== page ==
In the first part
, I explained how money has been created. Now it's time to talk about the next generation of money!
In the 17th century, colonist hunting was a popular activity among European countries. When they colonized countries and received money, banks were created to manage the funds. Banks issued banknotes instead of coins made of precious metals because it was safer to carry notes instead of coins in barbarian lands. This idea led to the creation of currency.
Governments now issue currency instead of precious metals. However, if currency is created out of thin air, it can have disastrous consequences. Zimbabwe is a good example of this, where they printed notes to buy USD to repay their debt to the IMF in 2008. After Zimbabwe repaid their debt, hyperinflation occurred, with an inflation rate of 7.96 x 10^10% per year. The normal inflation rate should be around 3-5% to promote economic growth. (Full Read: https://en.m.wikipedia.org/wiki/Hyperinflation_in_Zimbabwe
Did you know that for the past 10,000 years, humans have only mined and refined enough gold to fill three Olympic-size swimming pools? While this may seem like a large amount, if it were distributed equally among the 7.7 billion people in the world, it would only be a small amount of money. This is why we need currency instead of precious metals to promote economic growth, even though it can cause inflation.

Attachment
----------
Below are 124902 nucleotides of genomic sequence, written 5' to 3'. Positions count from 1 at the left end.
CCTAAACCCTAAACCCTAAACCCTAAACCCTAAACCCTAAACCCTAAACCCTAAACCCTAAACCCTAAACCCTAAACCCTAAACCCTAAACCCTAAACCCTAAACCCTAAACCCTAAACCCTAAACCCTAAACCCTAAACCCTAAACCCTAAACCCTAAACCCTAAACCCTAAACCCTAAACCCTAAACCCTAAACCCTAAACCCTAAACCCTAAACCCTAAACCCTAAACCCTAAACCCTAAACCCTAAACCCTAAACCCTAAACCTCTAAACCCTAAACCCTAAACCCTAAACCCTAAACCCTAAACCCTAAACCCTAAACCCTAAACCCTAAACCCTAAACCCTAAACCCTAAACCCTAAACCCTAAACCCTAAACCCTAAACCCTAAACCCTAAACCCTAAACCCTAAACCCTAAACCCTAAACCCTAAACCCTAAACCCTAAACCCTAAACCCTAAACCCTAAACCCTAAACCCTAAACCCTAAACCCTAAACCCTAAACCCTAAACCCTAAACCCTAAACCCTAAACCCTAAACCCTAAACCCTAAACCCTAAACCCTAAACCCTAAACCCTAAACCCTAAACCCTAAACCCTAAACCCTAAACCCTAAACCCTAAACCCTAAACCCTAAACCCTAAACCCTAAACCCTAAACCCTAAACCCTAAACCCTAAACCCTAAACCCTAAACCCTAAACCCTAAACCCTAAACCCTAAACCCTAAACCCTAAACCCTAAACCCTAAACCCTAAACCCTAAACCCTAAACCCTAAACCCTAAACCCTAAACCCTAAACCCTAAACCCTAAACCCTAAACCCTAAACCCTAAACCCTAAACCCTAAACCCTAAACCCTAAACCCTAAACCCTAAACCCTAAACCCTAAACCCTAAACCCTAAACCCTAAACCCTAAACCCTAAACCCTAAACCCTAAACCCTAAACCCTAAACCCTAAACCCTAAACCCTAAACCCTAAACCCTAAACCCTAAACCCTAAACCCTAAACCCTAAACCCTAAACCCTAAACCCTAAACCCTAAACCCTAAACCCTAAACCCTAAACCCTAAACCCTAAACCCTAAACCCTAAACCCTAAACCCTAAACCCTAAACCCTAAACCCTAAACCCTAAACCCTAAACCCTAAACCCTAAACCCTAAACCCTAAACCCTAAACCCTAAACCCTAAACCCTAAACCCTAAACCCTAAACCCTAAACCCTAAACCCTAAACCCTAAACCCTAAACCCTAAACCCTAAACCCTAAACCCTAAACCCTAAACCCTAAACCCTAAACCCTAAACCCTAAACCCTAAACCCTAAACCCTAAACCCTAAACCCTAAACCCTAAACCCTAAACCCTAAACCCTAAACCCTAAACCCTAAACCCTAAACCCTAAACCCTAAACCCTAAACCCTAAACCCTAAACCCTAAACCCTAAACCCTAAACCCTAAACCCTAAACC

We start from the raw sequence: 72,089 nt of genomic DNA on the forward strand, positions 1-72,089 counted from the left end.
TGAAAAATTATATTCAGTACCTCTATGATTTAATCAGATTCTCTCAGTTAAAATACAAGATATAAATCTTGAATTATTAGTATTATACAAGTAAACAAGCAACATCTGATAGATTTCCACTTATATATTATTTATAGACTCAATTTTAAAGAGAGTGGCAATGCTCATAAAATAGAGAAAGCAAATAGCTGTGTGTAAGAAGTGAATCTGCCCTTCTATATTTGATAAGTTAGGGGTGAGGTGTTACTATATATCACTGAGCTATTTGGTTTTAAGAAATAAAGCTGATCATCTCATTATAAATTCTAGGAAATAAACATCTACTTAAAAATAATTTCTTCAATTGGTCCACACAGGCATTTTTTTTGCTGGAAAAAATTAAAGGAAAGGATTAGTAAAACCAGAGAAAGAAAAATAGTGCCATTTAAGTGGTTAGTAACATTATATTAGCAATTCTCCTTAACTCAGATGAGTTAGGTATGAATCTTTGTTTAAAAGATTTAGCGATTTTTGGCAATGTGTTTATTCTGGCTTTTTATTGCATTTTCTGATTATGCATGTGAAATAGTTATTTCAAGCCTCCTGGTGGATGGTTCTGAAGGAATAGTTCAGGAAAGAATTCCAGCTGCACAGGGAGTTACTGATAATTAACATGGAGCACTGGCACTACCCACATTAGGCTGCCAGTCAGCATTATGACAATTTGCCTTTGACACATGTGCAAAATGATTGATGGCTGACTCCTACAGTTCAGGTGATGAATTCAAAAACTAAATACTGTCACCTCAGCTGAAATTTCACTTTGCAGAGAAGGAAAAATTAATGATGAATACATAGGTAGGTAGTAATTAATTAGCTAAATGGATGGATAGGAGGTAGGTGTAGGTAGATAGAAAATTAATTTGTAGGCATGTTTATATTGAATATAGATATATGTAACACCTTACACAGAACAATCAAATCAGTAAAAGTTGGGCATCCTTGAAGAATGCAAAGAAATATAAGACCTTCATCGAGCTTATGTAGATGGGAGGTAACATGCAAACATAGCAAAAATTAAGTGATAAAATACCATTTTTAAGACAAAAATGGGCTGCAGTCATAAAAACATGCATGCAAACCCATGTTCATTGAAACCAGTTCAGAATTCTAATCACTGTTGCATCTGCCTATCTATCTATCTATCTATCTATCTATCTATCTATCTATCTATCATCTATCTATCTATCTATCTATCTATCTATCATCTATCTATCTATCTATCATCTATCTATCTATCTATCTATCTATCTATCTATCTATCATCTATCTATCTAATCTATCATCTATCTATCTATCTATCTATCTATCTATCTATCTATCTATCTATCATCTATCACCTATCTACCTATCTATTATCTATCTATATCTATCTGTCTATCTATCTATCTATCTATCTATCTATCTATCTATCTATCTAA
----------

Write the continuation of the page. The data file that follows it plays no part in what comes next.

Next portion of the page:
The normal practice for currency is that a country can issue currency equal to the amount of gold they have, which is called gold-backed. If a country wants to print more money, they need to have more gold. However, after the Second Industrial Revolution, the world's economy grew at an exponential rate. After World War II, the United States of America sold a lot of their weapons to Europe because Europe was the main battlefield and could not produce enough weapons for the war. During this period (and until now), many countries held USD (US Dollar) as their reserve currency or treasury, replacing gold, which was rare and had a limited supply. They trusted that America had a large quantity of gold in their treasury.
Until 1979, the US was able to float the value of the USD from gold. This meant that the US could print any amount of USD they wanted, even if they didn't have any gold. But why didn't hyperinflation occur in the US? Find out in the next episode of this article.